* a deliberately conservative approach to revenue accrual and reporting;
* comparative fiscal performance easily on par with other DHBs;
* excellent service outcomes as measured quarterly against annual Statement of Intent benchmarks;
* one of only nine DHBs delivering surgical services at or greater than agreed levels; and so forth.

In fact, it should be noted that financial performance has not improved in the period of Commissioner Anderson’s oversight. The forces driving health expenditures turn out to be not so malleable after all.

Morover, having removed the Board, Cunliffe then proceeded to move (i.e., relax) the fiscal goalposts for the new Commissioner’s team – allocating more revenue to HBDHB and authorizing a $6.5 million deficit to be budgeted for the current 2008/09 financial year (he had insisted on the DHB budgeting for zero deficit in the year he was chastising the elected Board).

Perhaps today Cunliffe would agree with Kay McKelvie, who quit last month as chair of Waitemata DHB, the nation’s largest, saying: “Health boards are stuck between a rock and hard place. You have the choice of being fiscally responsible and disappointing people, or overspending and giving patients the kind of care they reasonably expect.”

One can only conclude that Cunliffe’s financial critique was an ungrounded smokescreen for a political act. What really bugged him?

Insubordination

Clearly, Cunliffe did not like his policies and decisions publicly criticised, especially by “provincial elites” (i.e. presumed National Party loyalists). He accused the Board – Kevin Atkinson in particular – of conducting PR efforts to discredit his (i.e. Labour’s) health policies, and of conspiring with National’s local MPs.

However, the evidence establishes that Cunliffe, for his part, would release his decisions to the media before his official communications reached the Board, with the result that Atkinson and others were approached on the blind by media for comment. On the other hand, if media attending open Health Board meetings reported comments made in the conduct of business, this was viewed as orchestrated efforts to embarrass the Government.

Sorry, even if the worst of Cunliffe’s complaints were true, elected health boards – in Hawke’s Bay or anywhere else in NZ – do not exist to be muzzled by the Health Minister. Their purpose is to provide a responsive vehicle for bringing local perspectives and concerns, including an on-the-ground reality check, to bear on the delivery of health services. Muzzle the health boards and you’ve eliminated any local accountability.

So, case closed. Cunliffe loses. As does Clarke. Hands down.

You’re invited to challenge my assessment … it’s just one man’s verdict after all. But I suggest you read the affidavits and legal briefs first! We have posted the key documents on the BayBuzz website at www.baybuzz.co.nz

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4 Comments

  1. I couldn't understand why the Board (Employer) was sacked, when the CEO (Employee) did not perform well. If I don't perform in my job, I have to leave I can't just get new owners for the business I work for!

    The other thing, which really get's to me as a tax payer is (if I recall right) Mr Clark went to Cambridge – UK early this year or late last year (?) for some conference/training, which cost us tax payers a huge amount of money (probably enough for 2 – 3 hip replacements). And now he's left….do we get our money back. We won't be benefiting from this anymore.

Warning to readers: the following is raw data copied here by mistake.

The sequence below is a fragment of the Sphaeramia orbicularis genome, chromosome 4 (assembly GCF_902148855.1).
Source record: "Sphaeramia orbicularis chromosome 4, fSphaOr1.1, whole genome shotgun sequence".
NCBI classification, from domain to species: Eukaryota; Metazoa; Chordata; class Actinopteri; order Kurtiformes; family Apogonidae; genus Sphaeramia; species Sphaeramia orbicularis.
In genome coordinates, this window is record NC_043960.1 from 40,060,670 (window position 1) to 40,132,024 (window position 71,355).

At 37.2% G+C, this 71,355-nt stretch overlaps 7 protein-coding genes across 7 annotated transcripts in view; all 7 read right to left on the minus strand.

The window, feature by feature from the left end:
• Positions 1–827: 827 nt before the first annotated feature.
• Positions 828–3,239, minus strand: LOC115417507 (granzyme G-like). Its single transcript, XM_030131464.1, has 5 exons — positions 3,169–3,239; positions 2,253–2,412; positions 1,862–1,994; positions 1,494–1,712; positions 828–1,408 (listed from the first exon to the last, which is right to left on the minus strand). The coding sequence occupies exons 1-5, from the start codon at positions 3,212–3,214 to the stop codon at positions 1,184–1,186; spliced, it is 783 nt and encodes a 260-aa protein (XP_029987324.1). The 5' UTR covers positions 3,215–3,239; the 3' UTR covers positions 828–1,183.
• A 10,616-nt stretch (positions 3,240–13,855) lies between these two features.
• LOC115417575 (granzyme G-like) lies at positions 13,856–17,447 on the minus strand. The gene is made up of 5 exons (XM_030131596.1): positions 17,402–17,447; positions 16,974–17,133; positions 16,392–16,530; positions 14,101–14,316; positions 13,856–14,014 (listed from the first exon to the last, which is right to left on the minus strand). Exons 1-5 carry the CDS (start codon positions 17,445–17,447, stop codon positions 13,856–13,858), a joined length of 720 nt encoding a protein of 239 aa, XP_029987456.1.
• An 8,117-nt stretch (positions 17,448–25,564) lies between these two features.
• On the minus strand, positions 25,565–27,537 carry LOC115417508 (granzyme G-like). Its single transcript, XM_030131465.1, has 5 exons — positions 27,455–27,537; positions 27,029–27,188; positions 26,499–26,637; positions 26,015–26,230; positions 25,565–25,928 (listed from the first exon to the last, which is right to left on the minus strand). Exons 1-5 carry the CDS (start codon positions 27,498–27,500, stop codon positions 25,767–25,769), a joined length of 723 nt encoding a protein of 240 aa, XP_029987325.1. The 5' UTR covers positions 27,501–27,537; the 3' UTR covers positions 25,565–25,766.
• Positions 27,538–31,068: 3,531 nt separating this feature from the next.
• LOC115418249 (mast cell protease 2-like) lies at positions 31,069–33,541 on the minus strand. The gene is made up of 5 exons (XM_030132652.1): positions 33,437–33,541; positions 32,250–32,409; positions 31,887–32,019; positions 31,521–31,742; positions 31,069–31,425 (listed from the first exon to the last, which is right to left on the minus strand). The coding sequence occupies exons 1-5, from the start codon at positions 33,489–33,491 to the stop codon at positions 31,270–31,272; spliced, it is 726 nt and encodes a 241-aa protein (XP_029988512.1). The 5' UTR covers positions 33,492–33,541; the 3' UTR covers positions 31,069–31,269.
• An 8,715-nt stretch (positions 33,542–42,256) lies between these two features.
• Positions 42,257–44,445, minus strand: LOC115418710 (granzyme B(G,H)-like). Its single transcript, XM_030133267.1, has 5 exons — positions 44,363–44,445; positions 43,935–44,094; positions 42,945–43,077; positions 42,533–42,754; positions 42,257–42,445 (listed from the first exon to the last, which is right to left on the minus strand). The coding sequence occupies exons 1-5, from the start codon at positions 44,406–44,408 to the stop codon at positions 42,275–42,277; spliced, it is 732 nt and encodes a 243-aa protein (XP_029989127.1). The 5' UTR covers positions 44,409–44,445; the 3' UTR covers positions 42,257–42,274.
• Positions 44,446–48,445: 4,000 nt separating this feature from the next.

2. Hi Tom

    Whilst I applaud your efforts at encouraging public debate on our sorry saga ( I am one of the evil baddies supposedly!) I am disappointed at your obvious bias. For us to make a fully informed assessment we should see all of the affadavits. Having said that even a cursory glance at the summary of argument of the respondent's submissions should be enough to enlighten an open minded reader. I look forward to a considered debate over the local councils' decision to bring the proceeding – grounds for a judicial review of its own don't you think?!

  3. For the record, I read ALL of the material, from both sides of the argument, in forming my opinion — and my opinion is just my opinion — on the merits of this dispute. In other words, I looked at the evidence far more closely than the "cursory glance at the summary" that Dr Grayson thinks "should be enough." On that basis, my judgment is as presented in the article above — Minister Cunliffe proceeded unfairly and without merit. I've provided an ample selection of the court materials with which anyone can test my judgment, including all of the submissions of the major protagonists. If anyone would like to read more, they are welcome to contact the Court and request a CD.

  4. Tom, after reading your post and comment the only conclusion I can reach is that this is not about healthcare per se but politics ! Your point of view is anything but balanced – let me guess your are also a member of the Hawkes Bay old boys club ? After reading ALL the submissions (and David did not state he read only the the summary of arguement BTW) myself the only conclusion I can reach is that there are 2 sides to a story and having being involved myself and seeing the board operate I tend to sway towards the "other side" . Its quite clear that at least one of the affidavits is factually incorrect . This is disappointing in itself. It is unfortunate that provision of top quality healthcare took second spot on the list of priorities under the previous board. The damage has been done. Fortunately the comissioner allowed some sense of normality to be restored to governance in the DHB over the past 12 months. Hopefully this will continue in to the future and that healthcare will regain number one spot on the list of priorities in the future. Egos aside.